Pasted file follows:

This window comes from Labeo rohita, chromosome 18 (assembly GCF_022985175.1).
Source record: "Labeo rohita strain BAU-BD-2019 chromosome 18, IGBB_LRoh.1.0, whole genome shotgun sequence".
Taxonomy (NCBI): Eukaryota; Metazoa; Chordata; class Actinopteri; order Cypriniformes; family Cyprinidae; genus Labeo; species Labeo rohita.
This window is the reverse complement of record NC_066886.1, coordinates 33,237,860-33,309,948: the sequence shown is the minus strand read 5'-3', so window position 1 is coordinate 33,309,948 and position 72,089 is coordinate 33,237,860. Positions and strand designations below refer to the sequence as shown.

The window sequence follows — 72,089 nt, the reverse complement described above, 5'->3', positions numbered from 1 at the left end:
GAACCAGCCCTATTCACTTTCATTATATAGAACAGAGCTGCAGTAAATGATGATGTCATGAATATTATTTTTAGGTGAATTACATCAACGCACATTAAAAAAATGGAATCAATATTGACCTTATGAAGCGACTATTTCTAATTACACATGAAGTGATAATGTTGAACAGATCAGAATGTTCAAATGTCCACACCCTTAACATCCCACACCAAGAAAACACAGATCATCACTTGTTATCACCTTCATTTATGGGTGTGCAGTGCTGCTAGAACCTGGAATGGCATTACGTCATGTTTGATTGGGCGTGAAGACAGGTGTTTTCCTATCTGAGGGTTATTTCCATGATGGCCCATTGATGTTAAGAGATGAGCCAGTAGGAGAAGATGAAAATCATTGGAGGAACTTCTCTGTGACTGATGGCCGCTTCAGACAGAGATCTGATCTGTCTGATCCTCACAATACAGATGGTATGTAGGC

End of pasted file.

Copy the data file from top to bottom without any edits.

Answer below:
This window comes from Labeo rohita, chromosome 18 (assembly GCF_022985175.1).
Source record: "Labeo rohita strain BAU-BD-2019 chromosome 18, IGBB_LRoh.1.0, whole genome shotgun sequence".
Taxonomy (NCBI): Eukaryota; Metazoa; Chordata; class Actinopteri; order Cypriniformes; family Cyprinidae; genus Labeo; species Labeo rohita.
This window is the reverse complement of record NC_066886.1, coordinates 33,237,860-33,309,948: the sequence shown is the minus strand read 5'-3', so window position 1 is coordinate 33,309,948 and position 72,089 is coordinate 33,237,860. Positions and strand designations below refer to the sequence as shown.

The window sequence follows — 72,089 nt, the reverse complement described above, 5'->3', positions numbered from 1 at the left end:
GAACCAGCCCTATTCACTTTCATTATATAGAACAGAGCTGCAGTAAATGATGATGTCATGAATATTATTTTTAGGTGAATTACATCAACGCACATTAAAAAAATGGAATCAATATTGACCTTATGAAGCGACTATTTCTAATTACACATGAAGTGATAATGTTGAACAGATCAGAATGTTCAAATGTCCACACCCTTAACATCCCACACCAAGAAAACACAGATCATCACTTGTTATCACCTTCATTTATGGGTGTGCAGTGCTGCTAGAACCTGGAATGGCATTACGTCATGTTTGATTGGGCGTGAAGACAGGTGTTTTCCTATCTGAGGGTTATTTCCATGATGGCCCATTGATGTTAAGAGATGAGCCAGTAGGAGAAGATGAAAATCATTGGAGGAACTTCTCTGTGACTGATGGCCGCTTCAGACAGAGATCTGATCTGTCTGATCCTCACAATACAGATGGTATGTAGGC